Biden’s New ‘Restore the Soul of a Nation’ Ad Aimed at Black Voters Wary of the Frontrunner’s Dodgy History

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Biden’s New ‘Restore the Soul of a Nation’ Ad Aimed at Black Voters Wary of the Frontrunner’s Dodgy History

Peter Laarman

Given that he has such a very long record in public life (a history that includes his association with segregationist legislators, attacks on school busing, and his shameless treatment of Anita Hill), Joe Biden is just about the last person who should be talking about fighting for the soul of the nation.

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Joe Biden’s lavishly produced new three-minute ad (tagged “Bones” because the voiceover begins with “We know in our bones…”) features a Chyroned line that may well become his campaign’s official or unofficial slogan: “restore the soul of a nation.” The ad opens with images of marching Klansmen, then quickly pivots to reassuring images of the former veep with Obama and to Uncle Joe’s good poll numbers. It’s predictable high-budget work, predictable in part because we know in our bones what Biden is up to.
Earlier Biden videos and some of his live campaign pitches seemed to be testing out the “healing the soul” concept. In the video announcing his run, Biden also ran footage of the neo-Nazis marching in Charlottesville before turning to the camera to intone “and that’s why I’m running…” In that introductory video Biden refers to the Trump years as an “aberration,” thereby suggesting that a Biden Administration would represent a “return to normalcy” (to use the dreadful phrase coined by Warren G. Harding’s campaign).

Just two (or maybe three) points worth noting about Biden’s use of “soul of a nation” rhetoric:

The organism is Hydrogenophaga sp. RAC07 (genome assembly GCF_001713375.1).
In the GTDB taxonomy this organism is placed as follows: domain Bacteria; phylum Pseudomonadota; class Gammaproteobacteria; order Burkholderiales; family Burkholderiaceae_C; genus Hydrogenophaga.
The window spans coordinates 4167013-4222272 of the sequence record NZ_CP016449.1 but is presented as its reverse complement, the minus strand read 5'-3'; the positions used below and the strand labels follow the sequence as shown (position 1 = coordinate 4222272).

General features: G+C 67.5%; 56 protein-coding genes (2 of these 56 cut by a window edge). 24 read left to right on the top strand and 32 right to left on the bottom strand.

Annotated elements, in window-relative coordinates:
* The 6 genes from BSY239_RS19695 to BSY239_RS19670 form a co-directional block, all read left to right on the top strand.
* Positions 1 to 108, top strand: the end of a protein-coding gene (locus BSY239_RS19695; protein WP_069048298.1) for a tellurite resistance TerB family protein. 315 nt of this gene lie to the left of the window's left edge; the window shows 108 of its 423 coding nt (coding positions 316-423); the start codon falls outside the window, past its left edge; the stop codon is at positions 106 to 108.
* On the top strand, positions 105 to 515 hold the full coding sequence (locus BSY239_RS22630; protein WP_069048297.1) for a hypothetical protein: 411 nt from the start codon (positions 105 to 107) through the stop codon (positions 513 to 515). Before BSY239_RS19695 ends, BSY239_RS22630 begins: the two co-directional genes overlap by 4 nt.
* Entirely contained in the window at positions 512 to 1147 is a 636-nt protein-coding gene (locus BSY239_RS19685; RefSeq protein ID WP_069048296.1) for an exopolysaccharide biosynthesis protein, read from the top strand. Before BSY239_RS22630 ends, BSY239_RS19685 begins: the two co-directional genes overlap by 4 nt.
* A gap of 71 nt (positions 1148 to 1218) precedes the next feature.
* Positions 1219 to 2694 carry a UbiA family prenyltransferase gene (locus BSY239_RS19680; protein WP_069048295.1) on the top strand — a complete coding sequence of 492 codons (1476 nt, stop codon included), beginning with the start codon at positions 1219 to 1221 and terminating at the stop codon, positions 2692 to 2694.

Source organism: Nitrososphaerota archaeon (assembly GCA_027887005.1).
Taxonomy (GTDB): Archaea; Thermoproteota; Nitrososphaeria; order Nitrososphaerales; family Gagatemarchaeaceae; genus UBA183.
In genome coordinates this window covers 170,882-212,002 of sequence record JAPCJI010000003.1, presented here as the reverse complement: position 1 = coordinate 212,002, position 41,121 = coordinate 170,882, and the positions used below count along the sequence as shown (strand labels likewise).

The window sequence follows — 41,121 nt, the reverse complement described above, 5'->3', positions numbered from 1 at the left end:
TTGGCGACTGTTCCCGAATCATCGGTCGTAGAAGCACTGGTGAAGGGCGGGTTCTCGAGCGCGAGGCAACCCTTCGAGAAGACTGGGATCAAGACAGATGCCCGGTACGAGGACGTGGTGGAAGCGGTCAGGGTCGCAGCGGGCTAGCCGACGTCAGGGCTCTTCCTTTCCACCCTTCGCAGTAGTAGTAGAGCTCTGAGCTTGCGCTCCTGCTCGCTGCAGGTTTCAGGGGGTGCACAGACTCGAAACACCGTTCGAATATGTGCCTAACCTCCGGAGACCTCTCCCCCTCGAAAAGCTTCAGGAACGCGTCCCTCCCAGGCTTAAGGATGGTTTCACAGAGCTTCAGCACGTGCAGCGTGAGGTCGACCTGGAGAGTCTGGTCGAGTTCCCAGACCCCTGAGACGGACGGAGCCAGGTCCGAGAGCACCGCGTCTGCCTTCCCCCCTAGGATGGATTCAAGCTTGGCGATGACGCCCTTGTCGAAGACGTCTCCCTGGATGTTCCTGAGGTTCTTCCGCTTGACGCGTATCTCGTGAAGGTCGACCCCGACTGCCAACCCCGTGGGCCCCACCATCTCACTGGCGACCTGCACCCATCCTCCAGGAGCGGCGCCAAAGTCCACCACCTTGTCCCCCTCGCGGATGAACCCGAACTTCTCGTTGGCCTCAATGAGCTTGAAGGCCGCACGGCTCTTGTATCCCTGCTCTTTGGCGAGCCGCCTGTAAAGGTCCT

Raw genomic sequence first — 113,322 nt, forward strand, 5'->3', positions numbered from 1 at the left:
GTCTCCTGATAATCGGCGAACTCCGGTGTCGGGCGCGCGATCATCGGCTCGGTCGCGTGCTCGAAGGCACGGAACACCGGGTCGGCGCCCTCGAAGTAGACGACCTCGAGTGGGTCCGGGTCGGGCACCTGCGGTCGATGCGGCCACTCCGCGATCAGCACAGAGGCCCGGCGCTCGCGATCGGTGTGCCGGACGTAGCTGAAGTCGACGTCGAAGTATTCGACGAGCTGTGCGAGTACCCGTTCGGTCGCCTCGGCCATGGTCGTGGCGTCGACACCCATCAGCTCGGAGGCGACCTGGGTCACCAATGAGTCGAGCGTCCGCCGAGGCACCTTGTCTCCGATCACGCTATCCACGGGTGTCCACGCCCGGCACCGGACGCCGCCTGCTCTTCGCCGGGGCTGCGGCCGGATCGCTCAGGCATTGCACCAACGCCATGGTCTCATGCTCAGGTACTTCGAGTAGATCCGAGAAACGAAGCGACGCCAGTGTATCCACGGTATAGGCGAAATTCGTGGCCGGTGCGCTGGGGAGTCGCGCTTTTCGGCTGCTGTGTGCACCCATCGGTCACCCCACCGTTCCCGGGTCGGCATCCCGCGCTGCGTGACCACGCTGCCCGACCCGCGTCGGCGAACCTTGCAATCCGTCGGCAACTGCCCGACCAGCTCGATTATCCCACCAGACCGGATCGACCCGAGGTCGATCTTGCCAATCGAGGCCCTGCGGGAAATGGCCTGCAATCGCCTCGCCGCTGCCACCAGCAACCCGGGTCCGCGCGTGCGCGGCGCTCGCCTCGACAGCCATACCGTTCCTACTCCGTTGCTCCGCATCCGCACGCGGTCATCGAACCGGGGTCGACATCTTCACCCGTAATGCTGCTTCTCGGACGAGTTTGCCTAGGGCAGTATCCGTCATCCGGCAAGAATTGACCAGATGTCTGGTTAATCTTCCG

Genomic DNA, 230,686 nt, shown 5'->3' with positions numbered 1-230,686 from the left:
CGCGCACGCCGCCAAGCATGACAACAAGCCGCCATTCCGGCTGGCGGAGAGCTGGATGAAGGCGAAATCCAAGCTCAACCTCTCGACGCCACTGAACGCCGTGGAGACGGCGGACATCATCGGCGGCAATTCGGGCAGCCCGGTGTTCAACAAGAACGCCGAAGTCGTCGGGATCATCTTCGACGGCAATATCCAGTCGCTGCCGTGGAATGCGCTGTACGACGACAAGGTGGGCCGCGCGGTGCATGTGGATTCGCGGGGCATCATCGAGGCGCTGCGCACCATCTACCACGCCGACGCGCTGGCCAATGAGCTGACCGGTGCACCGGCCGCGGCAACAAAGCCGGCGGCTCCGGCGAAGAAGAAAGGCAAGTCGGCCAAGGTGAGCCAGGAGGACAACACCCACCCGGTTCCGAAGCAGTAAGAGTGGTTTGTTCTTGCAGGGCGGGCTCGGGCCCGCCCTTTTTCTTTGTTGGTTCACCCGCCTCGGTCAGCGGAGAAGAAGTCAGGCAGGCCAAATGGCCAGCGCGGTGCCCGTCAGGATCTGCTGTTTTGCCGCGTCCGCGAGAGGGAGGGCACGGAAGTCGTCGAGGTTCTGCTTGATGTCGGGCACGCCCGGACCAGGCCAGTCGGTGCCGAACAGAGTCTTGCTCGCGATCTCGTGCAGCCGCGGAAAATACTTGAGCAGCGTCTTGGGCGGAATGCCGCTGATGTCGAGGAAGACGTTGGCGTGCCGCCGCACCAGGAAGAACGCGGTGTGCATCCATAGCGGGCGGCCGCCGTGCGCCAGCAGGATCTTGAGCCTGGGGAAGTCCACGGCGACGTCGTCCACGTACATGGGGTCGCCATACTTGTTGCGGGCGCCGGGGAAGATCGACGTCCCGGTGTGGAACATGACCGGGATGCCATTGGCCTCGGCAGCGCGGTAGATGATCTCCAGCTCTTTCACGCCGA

1. We don’t know the current condition of the nation’s “soul,” but we do have many hints regarding this matter that are unsettling, to say the least. If our “soul” were fully intact, would we even have Trump running things right now? The new ad is clearly intended to shut down any actual reflection on this point and to associate voting for Biden with making your worries go away. Replace a scary old white man with a (more) benign one. What could be simpler?
2. Treating Trump and Trumpism under the “aberration” category is dangerously misleading (also something else that many of us know in our bones). Trump’s specific behaviors in the office he holds are certainly aberrant, but the white rage he both personifies and that he carefully cultivates is hardly an aberrant thing in our national experience. Charles King’s helpful new history reminds us that as recently as a century ago American elites all agreed that this is a “white man’s country.” Should it surprise anyone that non-elite whites never got the academy’s memo announcing that all of this hierarchical thinking is totally bogus?
3. Given that he has such a very long record in public life (a history that includes his association with segregationist legislators, his attacks on school busing, his use of racist “tough on crime” rhetoric, his role in pushing through the 1994 crime bill, and his shameless treatment of Anita Hill), Joe Biden is just about the last person who should be talking about fighting for the soul of the nation. “Gaffe” is surely far too mild a word to describe the most recent verbalized emanation from Biden’s own soul. To wit: “poor kids are just as bright as white kids.”
It hardly needs saying that the new ad is in part designed to patch things up between Biden and communities of color that, for good reason, feel especially exposed in this moment. I don’t think it’s going to work. Black communities in particular are not likely to be persuaded. For one thing, Black people have long doubted whether white America even has a soul. Nevertheless, and thanks in part to a level of religious devotion that most white people can’t even begin to imagine, Black folk have likewise always been able to answer Jeremiah’s question, Is there no balm in Gilead? in the affirmative.
Too bad for Joe that what they have in mind by way of healing balm is not him.